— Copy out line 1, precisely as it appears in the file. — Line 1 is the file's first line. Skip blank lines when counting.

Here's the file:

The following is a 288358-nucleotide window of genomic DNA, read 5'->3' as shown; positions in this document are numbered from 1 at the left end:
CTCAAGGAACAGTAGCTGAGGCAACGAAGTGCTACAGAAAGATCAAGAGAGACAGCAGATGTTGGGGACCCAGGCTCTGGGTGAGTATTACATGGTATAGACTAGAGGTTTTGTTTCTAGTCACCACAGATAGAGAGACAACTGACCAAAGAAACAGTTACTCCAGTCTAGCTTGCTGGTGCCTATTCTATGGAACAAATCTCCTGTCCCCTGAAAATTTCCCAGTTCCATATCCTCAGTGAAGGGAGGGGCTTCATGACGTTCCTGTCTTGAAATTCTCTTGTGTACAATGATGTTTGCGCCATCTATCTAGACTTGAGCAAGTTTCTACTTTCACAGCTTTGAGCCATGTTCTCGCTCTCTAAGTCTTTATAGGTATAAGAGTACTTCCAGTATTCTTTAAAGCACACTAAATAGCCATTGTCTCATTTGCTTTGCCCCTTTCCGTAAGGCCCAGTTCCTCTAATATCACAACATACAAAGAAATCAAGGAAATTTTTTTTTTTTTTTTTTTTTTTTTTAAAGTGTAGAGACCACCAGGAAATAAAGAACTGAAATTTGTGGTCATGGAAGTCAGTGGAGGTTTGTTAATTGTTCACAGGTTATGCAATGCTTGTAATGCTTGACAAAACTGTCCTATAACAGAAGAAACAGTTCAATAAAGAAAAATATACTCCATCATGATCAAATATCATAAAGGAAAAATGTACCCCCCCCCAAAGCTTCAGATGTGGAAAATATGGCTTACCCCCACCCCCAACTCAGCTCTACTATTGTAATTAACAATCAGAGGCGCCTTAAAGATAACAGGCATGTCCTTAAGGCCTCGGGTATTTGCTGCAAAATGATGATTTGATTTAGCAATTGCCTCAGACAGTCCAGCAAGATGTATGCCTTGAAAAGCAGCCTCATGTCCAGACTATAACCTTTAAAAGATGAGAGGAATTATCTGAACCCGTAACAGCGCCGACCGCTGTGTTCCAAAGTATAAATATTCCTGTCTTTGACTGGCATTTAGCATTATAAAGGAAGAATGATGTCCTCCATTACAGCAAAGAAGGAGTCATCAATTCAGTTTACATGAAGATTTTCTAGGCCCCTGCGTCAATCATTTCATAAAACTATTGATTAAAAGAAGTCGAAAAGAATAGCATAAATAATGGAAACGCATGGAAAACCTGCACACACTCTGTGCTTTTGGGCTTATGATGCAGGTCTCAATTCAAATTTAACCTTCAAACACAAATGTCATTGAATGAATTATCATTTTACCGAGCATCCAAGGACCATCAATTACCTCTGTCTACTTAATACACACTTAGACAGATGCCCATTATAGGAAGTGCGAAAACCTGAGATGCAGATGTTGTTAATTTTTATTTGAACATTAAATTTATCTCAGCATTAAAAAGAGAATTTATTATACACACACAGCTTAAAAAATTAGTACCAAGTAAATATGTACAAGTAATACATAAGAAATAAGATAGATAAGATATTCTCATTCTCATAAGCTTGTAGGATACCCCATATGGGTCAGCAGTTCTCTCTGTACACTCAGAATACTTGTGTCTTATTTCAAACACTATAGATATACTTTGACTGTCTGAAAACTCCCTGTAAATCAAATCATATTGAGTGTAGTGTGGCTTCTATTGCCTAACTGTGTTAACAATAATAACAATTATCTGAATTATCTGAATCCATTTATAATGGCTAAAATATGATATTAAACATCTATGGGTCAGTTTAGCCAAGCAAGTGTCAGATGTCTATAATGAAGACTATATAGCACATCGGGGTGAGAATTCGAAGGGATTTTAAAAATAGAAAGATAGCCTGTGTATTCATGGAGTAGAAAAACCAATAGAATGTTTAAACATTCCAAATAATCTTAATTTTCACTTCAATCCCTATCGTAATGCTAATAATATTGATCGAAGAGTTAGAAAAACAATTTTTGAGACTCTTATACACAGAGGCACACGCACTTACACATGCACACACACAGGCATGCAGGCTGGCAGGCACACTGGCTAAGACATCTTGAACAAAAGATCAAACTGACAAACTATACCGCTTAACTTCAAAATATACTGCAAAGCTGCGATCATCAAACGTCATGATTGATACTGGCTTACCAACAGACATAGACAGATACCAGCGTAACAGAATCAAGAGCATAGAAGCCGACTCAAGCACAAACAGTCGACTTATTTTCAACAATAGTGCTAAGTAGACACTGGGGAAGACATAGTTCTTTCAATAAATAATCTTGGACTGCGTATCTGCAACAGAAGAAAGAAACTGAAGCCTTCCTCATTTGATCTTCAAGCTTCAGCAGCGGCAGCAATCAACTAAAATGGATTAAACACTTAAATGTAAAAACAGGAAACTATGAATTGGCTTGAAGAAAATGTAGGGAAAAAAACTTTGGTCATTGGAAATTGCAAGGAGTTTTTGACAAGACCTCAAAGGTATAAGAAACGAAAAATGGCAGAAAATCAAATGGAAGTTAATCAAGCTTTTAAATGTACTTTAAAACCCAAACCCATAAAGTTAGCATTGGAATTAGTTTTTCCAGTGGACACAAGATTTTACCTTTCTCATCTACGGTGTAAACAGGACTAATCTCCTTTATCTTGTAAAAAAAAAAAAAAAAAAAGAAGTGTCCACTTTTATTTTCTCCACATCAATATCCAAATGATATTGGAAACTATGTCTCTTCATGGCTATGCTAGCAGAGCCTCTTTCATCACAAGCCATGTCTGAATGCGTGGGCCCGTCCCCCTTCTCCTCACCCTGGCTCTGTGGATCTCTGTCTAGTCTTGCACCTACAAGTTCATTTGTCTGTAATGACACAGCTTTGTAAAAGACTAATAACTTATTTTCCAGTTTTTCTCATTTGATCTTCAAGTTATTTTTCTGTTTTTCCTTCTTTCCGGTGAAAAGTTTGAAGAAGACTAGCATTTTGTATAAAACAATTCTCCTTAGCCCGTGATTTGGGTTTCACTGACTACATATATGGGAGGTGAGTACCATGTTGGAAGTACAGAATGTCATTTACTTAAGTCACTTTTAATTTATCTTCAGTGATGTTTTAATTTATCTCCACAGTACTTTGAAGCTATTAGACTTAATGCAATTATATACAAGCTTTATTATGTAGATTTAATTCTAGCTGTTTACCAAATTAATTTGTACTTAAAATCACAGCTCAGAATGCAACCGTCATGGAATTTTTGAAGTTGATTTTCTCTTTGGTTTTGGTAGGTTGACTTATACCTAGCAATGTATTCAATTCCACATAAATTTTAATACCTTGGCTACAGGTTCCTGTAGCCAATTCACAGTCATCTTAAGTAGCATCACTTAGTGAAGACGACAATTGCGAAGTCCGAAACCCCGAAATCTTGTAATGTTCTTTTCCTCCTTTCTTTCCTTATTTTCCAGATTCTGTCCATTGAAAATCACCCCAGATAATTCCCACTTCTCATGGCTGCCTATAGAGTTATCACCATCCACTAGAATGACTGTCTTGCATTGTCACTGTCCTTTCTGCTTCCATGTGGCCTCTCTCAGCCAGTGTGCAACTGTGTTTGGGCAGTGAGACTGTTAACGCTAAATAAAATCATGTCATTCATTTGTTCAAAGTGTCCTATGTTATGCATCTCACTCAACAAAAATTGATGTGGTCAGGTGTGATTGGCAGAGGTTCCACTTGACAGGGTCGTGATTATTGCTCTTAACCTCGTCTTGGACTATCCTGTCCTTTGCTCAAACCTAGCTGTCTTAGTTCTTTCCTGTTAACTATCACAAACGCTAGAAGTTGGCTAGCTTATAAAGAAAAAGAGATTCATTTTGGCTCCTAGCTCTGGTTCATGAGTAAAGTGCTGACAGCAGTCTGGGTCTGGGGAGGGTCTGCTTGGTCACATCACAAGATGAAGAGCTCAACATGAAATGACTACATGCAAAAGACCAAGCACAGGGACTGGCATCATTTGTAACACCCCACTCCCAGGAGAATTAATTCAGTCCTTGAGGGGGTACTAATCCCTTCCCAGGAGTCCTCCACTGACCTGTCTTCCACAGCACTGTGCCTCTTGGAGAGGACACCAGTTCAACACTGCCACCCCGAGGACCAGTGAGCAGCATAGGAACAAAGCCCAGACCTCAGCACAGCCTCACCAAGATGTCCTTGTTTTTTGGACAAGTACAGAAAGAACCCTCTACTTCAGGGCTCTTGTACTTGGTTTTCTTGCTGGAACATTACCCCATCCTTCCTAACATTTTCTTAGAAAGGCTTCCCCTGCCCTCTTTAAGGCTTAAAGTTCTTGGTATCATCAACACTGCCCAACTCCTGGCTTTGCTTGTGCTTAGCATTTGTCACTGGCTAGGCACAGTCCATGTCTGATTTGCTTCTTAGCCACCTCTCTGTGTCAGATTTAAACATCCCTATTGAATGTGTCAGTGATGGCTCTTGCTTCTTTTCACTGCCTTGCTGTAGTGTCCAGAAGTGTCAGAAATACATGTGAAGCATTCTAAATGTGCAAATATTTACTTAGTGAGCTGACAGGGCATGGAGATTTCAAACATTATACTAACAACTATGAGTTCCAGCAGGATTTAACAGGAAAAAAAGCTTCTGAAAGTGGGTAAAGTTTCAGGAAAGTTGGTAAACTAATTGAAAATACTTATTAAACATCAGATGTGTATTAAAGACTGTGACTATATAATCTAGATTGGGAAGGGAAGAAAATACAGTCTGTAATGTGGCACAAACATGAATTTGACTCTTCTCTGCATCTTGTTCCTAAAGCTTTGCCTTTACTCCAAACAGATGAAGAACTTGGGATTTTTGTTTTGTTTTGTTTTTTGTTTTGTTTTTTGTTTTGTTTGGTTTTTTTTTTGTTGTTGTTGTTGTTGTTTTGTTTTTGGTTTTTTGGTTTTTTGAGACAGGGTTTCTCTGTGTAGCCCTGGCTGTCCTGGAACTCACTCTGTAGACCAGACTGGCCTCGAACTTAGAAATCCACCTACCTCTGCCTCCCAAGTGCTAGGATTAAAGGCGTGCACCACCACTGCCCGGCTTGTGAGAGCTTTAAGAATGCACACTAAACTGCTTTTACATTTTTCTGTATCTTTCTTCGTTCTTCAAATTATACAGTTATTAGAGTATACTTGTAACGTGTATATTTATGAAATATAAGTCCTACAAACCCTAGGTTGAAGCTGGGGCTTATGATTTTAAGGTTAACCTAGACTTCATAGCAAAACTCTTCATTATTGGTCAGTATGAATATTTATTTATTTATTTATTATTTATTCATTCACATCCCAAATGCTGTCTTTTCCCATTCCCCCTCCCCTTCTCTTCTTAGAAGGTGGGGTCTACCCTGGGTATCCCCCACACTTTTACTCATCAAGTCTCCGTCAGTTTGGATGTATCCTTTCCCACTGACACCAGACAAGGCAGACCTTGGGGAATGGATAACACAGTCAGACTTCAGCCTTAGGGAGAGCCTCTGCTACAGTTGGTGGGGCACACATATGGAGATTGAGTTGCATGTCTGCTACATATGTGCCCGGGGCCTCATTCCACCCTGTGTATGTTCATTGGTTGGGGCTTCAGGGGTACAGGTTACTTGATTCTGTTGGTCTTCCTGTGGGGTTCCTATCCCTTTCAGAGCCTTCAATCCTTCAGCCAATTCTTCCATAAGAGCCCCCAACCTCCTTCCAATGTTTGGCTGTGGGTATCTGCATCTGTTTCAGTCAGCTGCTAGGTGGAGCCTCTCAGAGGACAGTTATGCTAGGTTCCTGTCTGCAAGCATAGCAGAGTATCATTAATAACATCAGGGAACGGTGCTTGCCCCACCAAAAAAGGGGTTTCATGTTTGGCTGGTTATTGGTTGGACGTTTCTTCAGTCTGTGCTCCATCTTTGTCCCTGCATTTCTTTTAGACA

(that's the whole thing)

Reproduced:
The following is a 288358-nucleotide window of genomic DNA, read 5'->3' as shown; positions in this document are numbered from 1 at the left end: